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THE LAND — SEPTEMBER7/SEPTEMBER 14, 2018

Local growers can’t meet the demand for garlic GARLIC, from pg. 22 fairly quickly once you get going.” Paige displayed eight different garlic varieties at the festival. “People like the big clove varieties,” he admitted. “They have a nice purple look. They are the bigger garlic. We plant the first week in October, about 1½ to 2 cloves deep. Garlic is relatively easy to grow. Keep the weeds out. Yes, I think I’ll be expanding. The garlic market is strong.” And the reason for an expanding market for garlic are the creative new uses for garlic such as garlic flavored popcorn — a popular snack at the festival. Tracie Thiemann of St. Peter, Minn. was selling hand-popped garlic-flavored kettle corn with the Auntie Wendy’s label. “Yes, it tastes like garlic and it

Notice of Sale Via Sealed Bid Auction LYNDON KUNKEL FARM Sealed bids must be received by: WEDNESDAY, SEPTEMBER 26, 2018, AT NOON Date of sealed bid auction: FRIDAY, SEPTEMBER 28, 2018 @ 9AM Location for receipt of sealed bids and auction (only registered bidders may attend): Blethen Berens 100 Warren Street, Suite 400 Mankato, MN 56001 RAPIDAN FARM 88.91 acres +/88.66 FSA tillable acres Productive and system tiled Section 4, Rapidan Township, Blue Earth County, MN Tax Parcels: R48.13.04.451.001 / R4813.04.478.003

HOME FARM/SITE 68.06 acres +/18839 and 18581 552nd Ave. Good Thunder, MN 56037 Section 10, Rapidan Township, Blue Earth County, MN Tax Parcels: R48.13.10.300.005 / R48.13.10.300.006 Productive/well drained tillable acres (56.80 FSA tillable acres) Grain facilities/machinery storage building 2,400 total head hog finishing barns (4) Modern newly renovated home FOR TERMS, SEALED BID FORM, ADDITIONAL PROPERTY INFORMATION AND VIEWING APPOINTMENT CONTACT: Kimberly K. Kunkel 507-317-2013 farmg22@gmail.com or Christopher M. Roe 507.380.3862 croe@blethenlaw.com

tered garlic growers in Minnesota plus a few more who have not joined the association. About 3,500 to 4,000 people attend each year. “We don’t believe you have to get bigger to get better. We like to keep our festival at a sustainable level. We make money. All the vendors and garlic farmers make money and everybody goes home happy,” said Ford. Minnesota corn and soybean growers are having a tough year. “So too garlic growers,” said Ford. “We plant our seed cloves in October with sprouts coming up in April. But that April blizzard was devastating for newly-sprouted garlic plants, so everybody lost a lot of garlic this year and garlic bulbs are smaller. Normally that cover mulch which we spread after our October plantings is all that’s needed to safely get the crop through the winter. But that heavy, wet snow in April compacted the mulch — squelching new garlic sprouts.” Garlic growers prefer the “hard necked” garlics because of their winter hardiness. Many of these hard necked garlics originated in northern Siberia so garlic is a northern crop. Ford mentioned a particular variety from northern China were temps seldom get above 50 degrees at the 9,000-feet altitude where Jerry Ford these garlics are grown. is good,” said Thiemann. “It’s made like regular kettle California is the largest garlic producer in the corn to which we add a bit of garlic.” United States. China is the world’s largest producer According to Jerry Ford, Upper Midwest Garlic and most grocery store garlic comes from China. Yes, Growers board chairman, there are about 110 regis- the China/United States trade wrangling is likely soon to impact even the price of garlic at your local food store. But Ford said a growing number of Minnesota garlic growers are marketing through the Minnesota Premium Garlic Project to various food stores both in the metro area and outstate. ”We can’t meet demand right now,” he admitted. “Demand is far more than what our local growers can provide. But we’re expanding as rapidly as our growers can expand into these new markets.” So why isn’t there a sudden increase in more garlic growers? Ford commented, “Because it takes a while to get started. And it’s not required to be organic to get into garlic marketing. Of the 15 growers here at our festival, only two of us are certified organic. If you have to use chemicals to grow garlic, you’re doing something wrong.” “Growing garlic is easy,” summed up Ford, whose garlic banner reads, “Living Song Gourmet Garlic.” “My wife and I are both musicians and thus the name of our garlic farm. Our garlic is not from China or California. We’ve developed our own seed lines which are producing a better, all-around garlic.” Ford noted garlic is one of the few crops that lives in the soil for nine months. And if you want to start your own garlic patch, buy your bulbs locally because they are already acclimated to their surroundings. Despite the excitement in the air at Minnesota’s Garlic Festival, Ford adds caution, saying, “it’s an expensive crop to start because seed stock is expen255 16th Street South sive. So you want to buy the right stuff that first St. James, MN 56081 time. And once established, you want to save from your own seed stock for future plantings.” v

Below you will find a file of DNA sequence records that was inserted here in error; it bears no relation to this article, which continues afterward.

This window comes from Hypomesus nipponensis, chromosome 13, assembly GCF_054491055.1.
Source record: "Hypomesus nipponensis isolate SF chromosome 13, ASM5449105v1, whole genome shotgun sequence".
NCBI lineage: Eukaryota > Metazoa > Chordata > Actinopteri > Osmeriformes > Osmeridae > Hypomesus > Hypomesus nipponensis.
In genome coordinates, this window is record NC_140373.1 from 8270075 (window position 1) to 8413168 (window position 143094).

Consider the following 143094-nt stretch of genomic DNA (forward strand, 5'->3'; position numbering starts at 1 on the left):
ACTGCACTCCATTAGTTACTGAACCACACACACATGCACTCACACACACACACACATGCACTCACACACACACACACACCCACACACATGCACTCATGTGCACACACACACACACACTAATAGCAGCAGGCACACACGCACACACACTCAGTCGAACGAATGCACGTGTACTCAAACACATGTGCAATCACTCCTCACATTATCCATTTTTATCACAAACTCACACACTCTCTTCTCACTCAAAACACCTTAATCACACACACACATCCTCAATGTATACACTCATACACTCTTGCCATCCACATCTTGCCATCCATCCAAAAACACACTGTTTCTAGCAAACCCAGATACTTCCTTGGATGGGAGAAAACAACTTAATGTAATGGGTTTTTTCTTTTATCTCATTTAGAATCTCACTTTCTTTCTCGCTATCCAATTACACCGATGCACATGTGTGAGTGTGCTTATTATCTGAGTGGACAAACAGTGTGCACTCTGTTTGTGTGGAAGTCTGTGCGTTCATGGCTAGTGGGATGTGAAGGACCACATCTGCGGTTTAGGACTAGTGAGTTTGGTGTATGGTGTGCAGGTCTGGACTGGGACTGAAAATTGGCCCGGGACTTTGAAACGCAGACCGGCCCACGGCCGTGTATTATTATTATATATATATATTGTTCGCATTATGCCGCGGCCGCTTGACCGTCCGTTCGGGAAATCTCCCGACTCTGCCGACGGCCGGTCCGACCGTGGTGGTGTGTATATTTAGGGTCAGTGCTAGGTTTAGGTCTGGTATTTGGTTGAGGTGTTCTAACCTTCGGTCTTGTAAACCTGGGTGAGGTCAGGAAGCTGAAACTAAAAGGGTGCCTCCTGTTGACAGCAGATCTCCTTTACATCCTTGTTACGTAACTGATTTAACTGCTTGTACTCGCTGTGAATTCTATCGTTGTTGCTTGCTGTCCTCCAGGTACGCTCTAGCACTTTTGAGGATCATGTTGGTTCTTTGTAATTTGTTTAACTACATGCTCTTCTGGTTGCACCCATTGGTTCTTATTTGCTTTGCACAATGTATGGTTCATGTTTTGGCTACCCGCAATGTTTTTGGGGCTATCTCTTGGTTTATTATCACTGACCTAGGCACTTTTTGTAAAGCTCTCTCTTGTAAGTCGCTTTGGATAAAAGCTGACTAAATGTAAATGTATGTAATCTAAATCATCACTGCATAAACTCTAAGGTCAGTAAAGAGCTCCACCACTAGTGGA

THE LAND — SEPTEMBER 7/SEPTEMBER 14, 2018

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THE LAND — SEPTEMBER 7/SEPTEMBER 14, 2018

Thank you for reading THE LAND!

Real Estate 160 FARM FOR SALE: 155 tillable. SE 1/4 Sec 30, Kiester Twp, Faribault Co. Contact Dennis Christensen, Meridian Land Services, LLC Broker (MN RE License 477044) @ 952-240-0705 or Email: dchris7407@integra.net Sell your land or real estate in 30 days for 0% commission. Call Ray 507-339-1272

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THE LAND — SEPTEMBER 7/SEPTEMBER 14, 2018 Real Estate Wanted